Whistler Mayor Jack Crompton was forced to backpace last week after a letter he sent to petroleum producers seeking cost of climate change led to a new dusk in the ongoing Canada-Canada conflict on fossil fuels.
The letter of Crompton led to a quick protest from someone in Alberts's energy industry, leading to cancellation of travel plans and a decision to cancel part of an investor conference in Whistler. The mayor said he sincerely regretted that someone would feel unwelcome in his resort.
For experts, the outgoing letter illustrated at the local level shows several broad trends that coincide in the conversation about climate change, while the powerful reaction it led to was an indication of how the polarized debate has become.
Whistler was not alone in requesting payment from producers. More than a dozen other B.C. Municipalities recently voted to join a campaign led by environmental legislation on the West Coast to ask oil and gas companies to step in on the costs that local authorities pay for climate change. The company did not respond to a request for comments by Sunday.
Kathryn Harrison, Professor of Political Science at the University of BC, said the campaign was in line with a broader strategy to shift attention from those who use fossil fuels to those who produce them and to account for these climate change costs. It also comes as municipal governments around the world take up vocal roles on the environment.
"They are not typical governmental levels that have the authority and responsibility to assume things like carbon pricing and emission control standards … but they're the ones in the front to adapt to climate change and costs," Harrison said.
In the Canadian context, the strategy tends to focus on oil companies "targeting Alberta" because it is the heart of the nation's oil and gas industry, she said.
Adam Pankratz, an adjunct professor at the Sauder School of Business, said he would be surprised if oil producers did not feel as if their industry is under attack and that it is not recognized for its importance in the Canadian economy.
"Everyone acknowledges that a climate tax and coal pricing comes… But in that environment, it does not mean that they must also tell them they are responsible for all Whistler's wicked," said Pankratz.
He said he found the strong reaction from industry interesting. "There are these two loneliness that do not seem to want to talk to each other, but ultimately. It only shows the almost white-faith nature of this debate."
Among the municipalities that have joined the campaign is West Vancouver under the West Coast Environmental Law. A form printed on stationery from the district mayor's office and published on the Environment Agency's website requests that industry receivers pay a financial contribution to mitigate climate change. The letter was neither addressed nor signed, but it was addressed to Mayor Mary-Ann Booth, who could not be reached for comment on Sunday.
"It is our position that you have played a key role in deteriorating the global atmosphere and creating a host of threats to our society. Your contribution is easy to discover globally and is therefore considered to be legally significant and feasible," read the letter.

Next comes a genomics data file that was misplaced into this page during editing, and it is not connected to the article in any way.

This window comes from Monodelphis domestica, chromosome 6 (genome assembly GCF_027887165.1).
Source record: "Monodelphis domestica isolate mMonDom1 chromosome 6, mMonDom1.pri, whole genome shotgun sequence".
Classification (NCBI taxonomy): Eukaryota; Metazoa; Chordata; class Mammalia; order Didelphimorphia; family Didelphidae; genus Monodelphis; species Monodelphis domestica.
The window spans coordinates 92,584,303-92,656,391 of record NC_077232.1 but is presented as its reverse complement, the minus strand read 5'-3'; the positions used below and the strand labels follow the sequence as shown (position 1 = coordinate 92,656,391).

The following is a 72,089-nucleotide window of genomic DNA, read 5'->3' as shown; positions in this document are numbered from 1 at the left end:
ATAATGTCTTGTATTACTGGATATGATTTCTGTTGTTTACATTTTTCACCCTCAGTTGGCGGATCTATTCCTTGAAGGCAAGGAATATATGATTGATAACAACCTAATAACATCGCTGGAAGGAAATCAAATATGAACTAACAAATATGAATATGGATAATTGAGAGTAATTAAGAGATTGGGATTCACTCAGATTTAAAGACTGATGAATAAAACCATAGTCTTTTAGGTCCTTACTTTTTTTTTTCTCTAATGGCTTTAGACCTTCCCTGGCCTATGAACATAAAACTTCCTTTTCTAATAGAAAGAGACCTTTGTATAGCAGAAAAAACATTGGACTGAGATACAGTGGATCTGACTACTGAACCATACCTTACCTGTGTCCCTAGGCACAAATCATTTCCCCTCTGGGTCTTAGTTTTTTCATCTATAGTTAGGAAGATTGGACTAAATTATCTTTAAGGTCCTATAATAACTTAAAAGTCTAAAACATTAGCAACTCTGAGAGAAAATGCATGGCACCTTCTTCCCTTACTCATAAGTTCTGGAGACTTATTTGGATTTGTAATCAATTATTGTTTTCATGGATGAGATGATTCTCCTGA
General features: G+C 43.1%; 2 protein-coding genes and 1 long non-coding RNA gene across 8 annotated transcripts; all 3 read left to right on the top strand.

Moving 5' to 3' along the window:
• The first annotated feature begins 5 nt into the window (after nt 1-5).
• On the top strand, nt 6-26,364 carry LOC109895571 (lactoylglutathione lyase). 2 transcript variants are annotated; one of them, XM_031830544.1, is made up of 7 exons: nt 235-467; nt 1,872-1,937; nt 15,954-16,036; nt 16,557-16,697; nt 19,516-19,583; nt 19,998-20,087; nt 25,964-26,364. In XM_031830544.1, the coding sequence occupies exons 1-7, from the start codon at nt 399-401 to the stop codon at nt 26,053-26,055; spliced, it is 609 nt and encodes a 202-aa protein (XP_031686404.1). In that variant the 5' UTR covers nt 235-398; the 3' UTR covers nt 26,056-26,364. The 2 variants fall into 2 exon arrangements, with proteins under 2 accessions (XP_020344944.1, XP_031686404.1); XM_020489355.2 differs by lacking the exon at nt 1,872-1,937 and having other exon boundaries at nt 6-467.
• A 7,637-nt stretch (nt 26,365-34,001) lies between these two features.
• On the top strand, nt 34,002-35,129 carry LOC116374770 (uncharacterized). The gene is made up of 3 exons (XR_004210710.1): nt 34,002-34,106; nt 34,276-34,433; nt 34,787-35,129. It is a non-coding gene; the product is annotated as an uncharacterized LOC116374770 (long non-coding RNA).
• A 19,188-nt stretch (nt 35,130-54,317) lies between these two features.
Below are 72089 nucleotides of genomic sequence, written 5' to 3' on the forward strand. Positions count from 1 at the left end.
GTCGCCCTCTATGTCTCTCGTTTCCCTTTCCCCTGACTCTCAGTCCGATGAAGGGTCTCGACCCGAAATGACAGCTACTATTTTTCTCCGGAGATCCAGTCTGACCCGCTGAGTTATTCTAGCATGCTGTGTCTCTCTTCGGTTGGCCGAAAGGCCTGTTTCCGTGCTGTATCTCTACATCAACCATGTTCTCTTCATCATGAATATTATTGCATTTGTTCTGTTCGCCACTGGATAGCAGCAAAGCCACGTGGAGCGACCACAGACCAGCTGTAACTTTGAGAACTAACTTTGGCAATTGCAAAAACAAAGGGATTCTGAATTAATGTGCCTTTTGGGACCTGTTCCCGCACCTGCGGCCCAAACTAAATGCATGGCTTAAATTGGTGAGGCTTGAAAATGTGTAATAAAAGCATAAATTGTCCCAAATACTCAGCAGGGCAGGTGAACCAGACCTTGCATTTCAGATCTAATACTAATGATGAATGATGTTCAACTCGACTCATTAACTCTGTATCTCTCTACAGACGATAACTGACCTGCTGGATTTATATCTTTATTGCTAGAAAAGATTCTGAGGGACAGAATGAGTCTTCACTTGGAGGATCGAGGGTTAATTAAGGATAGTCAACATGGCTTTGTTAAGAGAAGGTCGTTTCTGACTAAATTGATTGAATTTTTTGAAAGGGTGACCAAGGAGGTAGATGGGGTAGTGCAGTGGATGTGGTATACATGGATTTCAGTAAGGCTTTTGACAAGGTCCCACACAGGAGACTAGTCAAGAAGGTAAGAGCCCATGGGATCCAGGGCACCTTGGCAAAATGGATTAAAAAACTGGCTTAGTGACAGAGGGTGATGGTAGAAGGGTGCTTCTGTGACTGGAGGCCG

"(As) We undertake to plan and build and modify our infrastructure and services and develop a society capable of meeting current and anticipated climate change, we ask you to pay your fair share of the costs incurred. "
Squamish, Victoria, Saanich, North Saanich, Colwood, Highlands, Visa Royal, Sooke, both the city and district of Powell River, Sechelt, Castlegar, Rossland and Slocan were all listed by the West Coast Environmental Law which voted to send " unclear how many actually made letters.
Lisa Helps, Mayor of Victoria, sent a letter to Chevron asking for the company to pay 3.34 percent of the city's climate-related costs ahead. This letter was published on the West Coast Environmental Law website.
"Climate change is the direct result of pollution caused by fossil fuel combustion, including from your products," she read signed letters.
"You can not make billions of dollars selling your product because you know it is causing great financial damage to communities around the world and does not expect to pay for at least part of that damage."
Letters of responses received by the municipalities from BHP, Total and Shell were also published on the West Coast Environmental Law website.
"BHP approves climate change climate change (IPCC), which has found that climate warming is unambiguous, human influence is clear and physical consequences are inevitable," wrote Fiona Wild, BHP Billitons vice president sustainability and climate change. "As a leading global resource company, we are determined to play our role in managing climate change."
Manoelle Lepoutre, Total Deputy Vice President of Civil Society Commitment, said Total was always ruled by compliance with laws and regulations.
"In view of the above, we believe that Total can not be held responsible for the consequences of climate change."
Editor's Note: Allan Holt is not the mayor of Sechelt, which has been reported incorrectly in the past. Holt ran to mayor but was not chosen.